How Digipolis stimulates innovation through its procurement strategy

Key insights for public procurement of innovation

  • Redesigning the procurement process in the public sector could encourage the purchase of more innovative solutions.
  • Moving away from the preconception that the contracting party is the only expert gives companies greater freedom to think out of the box when proposing solutions to the challenges faced by the public sector.
  • A strategy of collaboration can be applied by embedding public institutions within a broad innovation network. Innovative procurement could go far beyond merely streamlining the procurement process.
  • A shift is required from an internally focussed public institution, tightly in control of the procurement process, towards a more open and innovation oriented mindset.

The government is faced with many different challenges. Citizens increasingly require government bodies to make the most efficient use of their resources. There is also a demand for effective policies in the areas of innovation, sustainability and job creation. The pressure on the public institutions is increasing still further as a result of the demand for more transparency and the greater involvement of growing numbers of stakeholders. Finally, even the government cannot escape the increasing digitalisation. 

In order to face up to the digital economy and become more innovative, the government will need to cast an open glance beyond its own borders in the search for solutions. One way of reaching out to these external partners is to apply a strategy of public procurement of innovation. By purchasing innovative products and services, the government will simultaneously be able to 1) improve the quality, efficiency and efficacy of the services and 2) use the procurement process as a strategic tool for encouraging innovation in the private sector.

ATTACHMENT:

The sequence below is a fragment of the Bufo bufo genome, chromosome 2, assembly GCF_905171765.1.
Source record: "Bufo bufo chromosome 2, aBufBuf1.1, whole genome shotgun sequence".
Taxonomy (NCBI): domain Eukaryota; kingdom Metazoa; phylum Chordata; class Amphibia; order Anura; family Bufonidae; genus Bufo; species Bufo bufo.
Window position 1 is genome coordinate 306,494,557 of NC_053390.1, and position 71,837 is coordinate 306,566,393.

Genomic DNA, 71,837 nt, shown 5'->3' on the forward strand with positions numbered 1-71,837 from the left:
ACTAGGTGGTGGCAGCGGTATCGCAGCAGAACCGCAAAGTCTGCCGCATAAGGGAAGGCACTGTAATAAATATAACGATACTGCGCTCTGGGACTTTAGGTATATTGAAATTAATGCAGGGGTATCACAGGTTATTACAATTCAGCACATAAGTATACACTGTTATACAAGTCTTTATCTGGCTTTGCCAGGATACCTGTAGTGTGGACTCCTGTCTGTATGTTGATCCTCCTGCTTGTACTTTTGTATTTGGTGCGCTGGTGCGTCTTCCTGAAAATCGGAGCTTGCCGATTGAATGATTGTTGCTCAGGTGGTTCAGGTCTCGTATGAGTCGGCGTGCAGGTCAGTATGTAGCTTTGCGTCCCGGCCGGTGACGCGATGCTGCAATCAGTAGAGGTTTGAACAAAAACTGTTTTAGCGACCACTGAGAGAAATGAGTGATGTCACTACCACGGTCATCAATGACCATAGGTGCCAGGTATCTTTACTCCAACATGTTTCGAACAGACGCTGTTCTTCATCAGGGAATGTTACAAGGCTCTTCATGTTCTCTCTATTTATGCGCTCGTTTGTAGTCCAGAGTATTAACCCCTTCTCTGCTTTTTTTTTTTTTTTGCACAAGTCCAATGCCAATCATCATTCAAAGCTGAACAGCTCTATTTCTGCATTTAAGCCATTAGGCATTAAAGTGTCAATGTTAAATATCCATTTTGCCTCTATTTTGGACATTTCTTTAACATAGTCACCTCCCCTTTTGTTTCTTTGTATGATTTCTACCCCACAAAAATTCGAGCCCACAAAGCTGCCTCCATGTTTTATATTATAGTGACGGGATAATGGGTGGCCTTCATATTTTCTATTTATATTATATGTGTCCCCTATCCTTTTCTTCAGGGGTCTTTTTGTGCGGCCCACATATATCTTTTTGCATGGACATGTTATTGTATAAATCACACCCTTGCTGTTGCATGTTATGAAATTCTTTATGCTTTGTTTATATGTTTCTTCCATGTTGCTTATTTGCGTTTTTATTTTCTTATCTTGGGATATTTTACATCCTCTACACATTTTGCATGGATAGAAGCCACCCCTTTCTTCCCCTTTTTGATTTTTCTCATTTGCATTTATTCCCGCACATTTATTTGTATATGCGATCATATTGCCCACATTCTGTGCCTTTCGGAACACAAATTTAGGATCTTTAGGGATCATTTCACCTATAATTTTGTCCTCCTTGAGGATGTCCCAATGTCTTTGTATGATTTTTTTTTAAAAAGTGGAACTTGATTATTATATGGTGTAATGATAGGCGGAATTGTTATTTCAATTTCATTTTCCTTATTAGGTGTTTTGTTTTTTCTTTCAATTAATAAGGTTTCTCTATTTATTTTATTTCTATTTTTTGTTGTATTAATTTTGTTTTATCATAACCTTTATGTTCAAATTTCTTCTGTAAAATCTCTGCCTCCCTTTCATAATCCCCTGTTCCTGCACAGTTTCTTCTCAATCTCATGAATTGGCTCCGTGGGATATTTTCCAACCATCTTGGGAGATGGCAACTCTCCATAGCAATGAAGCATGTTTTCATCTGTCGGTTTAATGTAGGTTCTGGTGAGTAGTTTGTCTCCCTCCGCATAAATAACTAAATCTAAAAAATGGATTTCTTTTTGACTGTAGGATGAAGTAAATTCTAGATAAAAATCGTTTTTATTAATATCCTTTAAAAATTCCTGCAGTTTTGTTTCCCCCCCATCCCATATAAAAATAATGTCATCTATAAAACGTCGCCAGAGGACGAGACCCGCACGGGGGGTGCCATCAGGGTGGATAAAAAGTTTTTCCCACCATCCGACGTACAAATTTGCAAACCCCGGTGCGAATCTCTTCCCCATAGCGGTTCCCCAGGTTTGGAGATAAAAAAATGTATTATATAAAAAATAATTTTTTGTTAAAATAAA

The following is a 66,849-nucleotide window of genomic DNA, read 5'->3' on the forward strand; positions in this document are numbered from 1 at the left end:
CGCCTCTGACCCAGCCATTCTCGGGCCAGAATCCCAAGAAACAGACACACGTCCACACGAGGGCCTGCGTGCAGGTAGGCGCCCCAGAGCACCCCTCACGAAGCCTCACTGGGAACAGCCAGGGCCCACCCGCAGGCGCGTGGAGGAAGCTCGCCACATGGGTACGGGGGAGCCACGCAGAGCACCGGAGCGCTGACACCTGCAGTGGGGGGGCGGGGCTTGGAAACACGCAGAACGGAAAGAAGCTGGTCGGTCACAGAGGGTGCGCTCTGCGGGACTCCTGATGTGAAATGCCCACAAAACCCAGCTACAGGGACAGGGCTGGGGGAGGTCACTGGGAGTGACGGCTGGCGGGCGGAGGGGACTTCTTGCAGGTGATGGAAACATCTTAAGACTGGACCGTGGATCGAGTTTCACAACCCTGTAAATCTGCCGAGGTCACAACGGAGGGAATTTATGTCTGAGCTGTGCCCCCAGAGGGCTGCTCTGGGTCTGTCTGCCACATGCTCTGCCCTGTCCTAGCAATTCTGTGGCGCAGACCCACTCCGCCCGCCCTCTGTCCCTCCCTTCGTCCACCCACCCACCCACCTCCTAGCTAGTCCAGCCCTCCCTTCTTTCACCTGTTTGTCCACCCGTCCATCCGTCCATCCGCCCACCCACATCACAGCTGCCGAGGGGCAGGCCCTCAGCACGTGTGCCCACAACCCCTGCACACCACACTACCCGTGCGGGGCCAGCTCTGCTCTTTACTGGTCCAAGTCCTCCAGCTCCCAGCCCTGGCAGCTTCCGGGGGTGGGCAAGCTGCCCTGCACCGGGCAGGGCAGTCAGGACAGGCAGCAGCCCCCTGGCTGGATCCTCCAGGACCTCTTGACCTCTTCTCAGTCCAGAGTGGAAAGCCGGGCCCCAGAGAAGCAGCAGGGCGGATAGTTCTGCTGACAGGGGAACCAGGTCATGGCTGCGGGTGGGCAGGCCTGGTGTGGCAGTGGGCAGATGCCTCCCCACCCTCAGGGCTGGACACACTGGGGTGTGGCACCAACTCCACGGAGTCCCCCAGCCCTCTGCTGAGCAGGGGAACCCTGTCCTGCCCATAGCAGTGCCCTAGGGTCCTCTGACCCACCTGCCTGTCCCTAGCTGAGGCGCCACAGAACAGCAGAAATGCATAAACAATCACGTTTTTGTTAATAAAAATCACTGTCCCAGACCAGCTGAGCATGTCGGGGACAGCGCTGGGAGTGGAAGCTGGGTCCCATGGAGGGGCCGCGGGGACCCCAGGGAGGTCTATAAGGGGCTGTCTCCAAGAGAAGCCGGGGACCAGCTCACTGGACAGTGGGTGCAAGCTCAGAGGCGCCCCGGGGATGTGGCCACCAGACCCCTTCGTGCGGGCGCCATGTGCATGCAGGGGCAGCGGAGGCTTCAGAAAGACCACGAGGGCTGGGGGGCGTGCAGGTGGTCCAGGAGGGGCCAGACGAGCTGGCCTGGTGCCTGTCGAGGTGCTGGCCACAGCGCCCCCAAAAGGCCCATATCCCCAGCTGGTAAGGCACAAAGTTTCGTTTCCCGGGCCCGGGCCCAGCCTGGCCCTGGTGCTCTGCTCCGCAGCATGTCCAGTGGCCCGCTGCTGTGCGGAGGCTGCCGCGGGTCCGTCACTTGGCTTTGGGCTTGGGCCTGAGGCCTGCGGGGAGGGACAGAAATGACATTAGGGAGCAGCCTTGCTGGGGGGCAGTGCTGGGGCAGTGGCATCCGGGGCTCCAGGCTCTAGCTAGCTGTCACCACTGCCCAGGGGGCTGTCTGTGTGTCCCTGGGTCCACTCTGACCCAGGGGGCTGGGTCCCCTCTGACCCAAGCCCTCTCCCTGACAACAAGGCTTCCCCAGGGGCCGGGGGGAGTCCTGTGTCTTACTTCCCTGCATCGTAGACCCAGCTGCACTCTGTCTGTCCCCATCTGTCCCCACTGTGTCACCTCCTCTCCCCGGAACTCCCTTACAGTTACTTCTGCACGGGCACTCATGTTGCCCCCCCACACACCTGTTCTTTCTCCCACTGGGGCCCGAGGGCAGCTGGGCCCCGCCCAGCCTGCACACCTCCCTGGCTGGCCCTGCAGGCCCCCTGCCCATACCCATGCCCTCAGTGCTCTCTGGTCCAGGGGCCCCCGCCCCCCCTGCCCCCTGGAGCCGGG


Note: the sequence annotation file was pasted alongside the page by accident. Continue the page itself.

In the context of his PhD, together with Professor Stijn Viaene and Professor Jan Leysen, Ben De Coninck examines how a customised and innovative procurement process could encourage the purchase of more innovative solutions and can therefore also support innovative start-ups. On 14 November 2017, in collaboration with the PhD partners, a workshop for around 50 participants from the Belgian public and private sector was organised. During the workshop, Peter Crombecq, CEO of Digipolis, spoke about their procurement strategy.

Workshop Digipolis

The pioneering role played by Digipolis

Digipolis is the public non-profit body which provides IT services to various public institutions in Antwerp. The IT partner supports the city's ambition to offer comprehensive digital services to residents, companies, visitors, students etc. In order to achieve this, Digipolis must satisfy the digital needs of the municipal services, local police and fire department, social services and various municipal schools.